We had been in Malta a month and were yet to explore the northern island of Gozo. Although technically we had visited as we checked in here but in reality that was a 15 minute visit and a 25 meter walk from the boat to the customs office and no further.
To give you an idea of the geographical layout, Gozo’s size is 14km long by 4.5 kilometres wide and has a population of 33,000.
Finally the wind conditions allowed us a good sailing passage and safe anchoring on the north eastern side of Gozo at Ramla Bay. We were really impressed with this beach and anchorage. For starters it had rich red sand, and real sand (many of the beaches we had seen were more rock than sand). Furthermore it was nestled into a crevasse in the hillside which had quite a bit of green shrubbery (again a rare find on Malta), and of course to really make us happy we were thrilled that anchorage was large with fantastic deep sand (great holding) for keeping Red Roo and us safe.
The clear water made for excellent swimming, which we did a lot of as the temperate has been rising and holding high. We had already had three weeks of temperates between 30 – 40 degrees and whilst it is easy for us at anchor to jump in a cool off, it makes our inland adventures hot and sweaty.
We left the dinghy on the beach and set off on a 10km return walk from Ramla Beach around to the next bay to the village of Marsalforn, this involved a couple of really steep hills which we slowly huffed and puffed our way up (and drank a lot of water and sweated just as much out).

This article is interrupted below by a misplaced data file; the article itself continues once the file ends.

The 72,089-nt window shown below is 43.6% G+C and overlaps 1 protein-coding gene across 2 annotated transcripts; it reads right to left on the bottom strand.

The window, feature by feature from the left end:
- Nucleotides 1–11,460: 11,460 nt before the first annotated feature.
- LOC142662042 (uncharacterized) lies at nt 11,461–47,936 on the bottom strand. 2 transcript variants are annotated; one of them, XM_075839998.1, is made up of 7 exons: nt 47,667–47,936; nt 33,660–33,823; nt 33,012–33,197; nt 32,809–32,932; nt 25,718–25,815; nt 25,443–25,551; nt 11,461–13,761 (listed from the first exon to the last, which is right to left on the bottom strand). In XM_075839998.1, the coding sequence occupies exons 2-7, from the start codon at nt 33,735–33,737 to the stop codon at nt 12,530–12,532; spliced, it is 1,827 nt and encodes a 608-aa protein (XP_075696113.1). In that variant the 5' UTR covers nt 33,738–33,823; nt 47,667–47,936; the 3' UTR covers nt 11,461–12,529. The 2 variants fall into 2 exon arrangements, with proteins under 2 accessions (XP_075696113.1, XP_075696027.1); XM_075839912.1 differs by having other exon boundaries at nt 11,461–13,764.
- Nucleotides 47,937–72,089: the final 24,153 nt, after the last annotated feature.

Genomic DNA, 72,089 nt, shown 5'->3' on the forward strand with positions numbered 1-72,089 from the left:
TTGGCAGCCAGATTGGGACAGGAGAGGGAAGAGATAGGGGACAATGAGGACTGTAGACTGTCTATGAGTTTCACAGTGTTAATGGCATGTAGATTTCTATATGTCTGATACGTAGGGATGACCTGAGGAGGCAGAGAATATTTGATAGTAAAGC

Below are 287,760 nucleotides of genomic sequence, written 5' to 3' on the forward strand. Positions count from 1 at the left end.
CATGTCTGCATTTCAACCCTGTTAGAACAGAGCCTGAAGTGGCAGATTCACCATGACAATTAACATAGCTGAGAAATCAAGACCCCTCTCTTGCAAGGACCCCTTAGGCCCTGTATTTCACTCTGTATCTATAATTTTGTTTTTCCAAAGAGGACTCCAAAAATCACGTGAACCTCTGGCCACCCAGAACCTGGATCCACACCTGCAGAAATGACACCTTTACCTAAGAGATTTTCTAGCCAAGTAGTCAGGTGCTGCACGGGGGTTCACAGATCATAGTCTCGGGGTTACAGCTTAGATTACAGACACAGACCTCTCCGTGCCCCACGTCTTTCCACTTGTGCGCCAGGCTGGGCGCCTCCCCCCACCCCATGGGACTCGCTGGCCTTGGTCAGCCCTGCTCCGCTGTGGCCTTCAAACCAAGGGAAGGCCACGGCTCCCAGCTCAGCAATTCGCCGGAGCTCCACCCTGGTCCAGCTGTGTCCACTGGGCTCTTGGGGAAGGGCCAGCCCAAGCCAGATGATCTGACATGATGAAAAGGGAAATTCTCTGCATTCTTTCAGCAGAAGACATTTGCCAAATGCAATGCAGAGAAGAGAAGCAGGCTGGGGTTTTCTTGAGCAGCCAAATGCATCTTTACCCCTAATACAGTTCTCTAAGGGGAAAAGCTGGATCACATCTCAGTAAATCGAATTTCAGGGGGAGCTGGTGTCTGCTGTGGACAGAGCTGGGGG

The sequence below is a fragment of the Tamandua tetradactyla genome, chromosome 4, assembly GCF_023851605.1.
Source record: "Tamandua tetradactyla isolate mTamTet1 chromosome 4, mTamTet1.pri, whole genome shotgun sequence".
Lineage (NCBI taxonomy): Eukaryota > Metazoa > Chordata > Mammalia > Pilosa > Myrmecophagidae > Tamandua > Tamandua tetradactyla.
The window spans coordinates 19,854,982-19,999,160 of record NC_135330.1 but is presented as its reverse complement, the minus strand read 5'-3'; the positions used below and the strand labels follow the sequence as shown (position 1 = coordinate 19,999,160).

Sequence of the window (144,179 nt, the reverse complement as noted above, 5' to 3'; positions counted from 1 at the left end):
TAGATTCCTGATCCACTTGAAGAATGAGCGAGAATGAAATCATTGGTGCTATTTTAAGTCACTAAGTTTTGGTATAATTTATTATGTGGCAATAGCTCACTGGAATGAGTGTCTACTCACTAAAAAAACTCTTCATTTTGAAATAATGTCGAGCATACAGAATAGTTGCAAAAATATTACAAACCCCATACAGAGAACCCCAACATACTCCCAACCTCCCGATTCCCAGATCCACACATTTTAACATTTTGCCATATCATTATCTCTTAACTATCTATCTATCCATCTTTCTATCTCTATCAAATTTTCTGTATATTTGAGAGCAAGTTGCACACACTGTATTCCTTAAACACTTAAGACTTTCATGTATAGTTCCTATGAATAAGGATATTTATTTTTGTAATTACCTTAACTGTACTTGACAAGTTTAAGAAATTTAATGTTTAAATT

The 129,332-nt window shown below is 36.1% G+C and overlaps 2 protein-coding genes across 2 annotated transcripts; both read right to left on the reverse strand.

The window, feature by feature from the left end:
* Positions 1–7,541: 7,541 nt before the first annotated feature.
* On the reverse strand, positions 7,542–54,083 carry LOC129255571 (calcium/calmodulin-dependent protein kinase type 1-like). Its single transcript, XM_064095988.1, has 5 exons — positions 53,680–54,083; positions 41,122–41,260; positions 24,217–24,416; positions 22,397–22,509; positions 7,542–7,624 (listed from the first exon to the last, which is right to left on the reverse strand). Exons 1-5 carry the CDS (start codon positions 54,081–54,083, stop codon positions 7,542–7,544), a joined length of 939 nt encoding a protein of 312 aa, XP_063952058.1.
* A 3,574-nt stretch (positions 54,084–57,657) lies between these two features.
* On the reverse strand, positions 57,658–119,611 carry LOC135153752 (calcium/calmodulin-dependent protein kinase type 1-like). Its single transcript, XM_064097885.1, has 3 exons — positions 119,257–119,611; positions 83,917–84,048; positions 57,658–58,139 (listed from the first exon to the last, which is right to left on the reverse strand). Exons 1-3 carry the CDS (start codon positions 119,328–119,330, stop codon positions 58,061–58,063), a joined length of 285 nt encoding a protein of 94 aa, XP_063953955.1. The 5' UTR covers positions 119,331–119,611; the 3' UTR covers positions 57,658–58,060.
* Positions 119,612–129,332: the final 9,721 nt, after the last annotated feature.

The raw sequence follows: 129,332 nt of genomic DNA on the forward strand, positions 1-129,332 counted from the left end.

The walk however was a delight and the village very quaint. The highlight for Phil being that we ate Cornish Ice Cream here (all the way from the UK). We liked this little village so much we ended up going back here in Red Roo a week or so later for a night with the boat. On the return walk back to Ramla and the boat we took a different route back to the beach, through the scrub which we may not have appreciated fully at the time, as the day after we left a fire went through and burnt it all out. We had a boat tell us how the bay was covered in thick black smoke and they couldn’t see their boat from the beach and the ash and black soot was all through their boat. Glad we left when we did.
We stayed four nights at Ramla and experienced our first strange weather event. The first evening we were enjoying drinks in cockpit of Red Roo with Caffe Latte and all of a sudden a strong swirly wind came through the anchorage turning all the boats around doing circles. It was a strong wind and chopped up the water to white horses but only lasted about 10 minutes. The next two nights in a row when all was calm and quiet and we were tucked up resting in bed a sudden strong wind gust would come down off the hills and turn the boat 180 degrees on the anchor. This would happen 4 or 5 times each event only lasting 6 minutes or so. Both Red Roo and Caffe Latte were safe and anchored well and rode out the gusts but a few other boats dragged each night.
A few days later we returned to Gozo, this time by bus, ferry and bus (as due to winds the boat was anchored safely on the North East of Malta) to explore the islands city of Victoria and visit the Gozo Citadel. The Citadel dates from the 15th century although fortifications have been evident on this hilltop from the bronze age. It was at one time a Roman town and after some terrible raids on Gozo by the Turkish it became customary for all the islands families to stay within the walls overnight, a practice that lasted into the 17th century.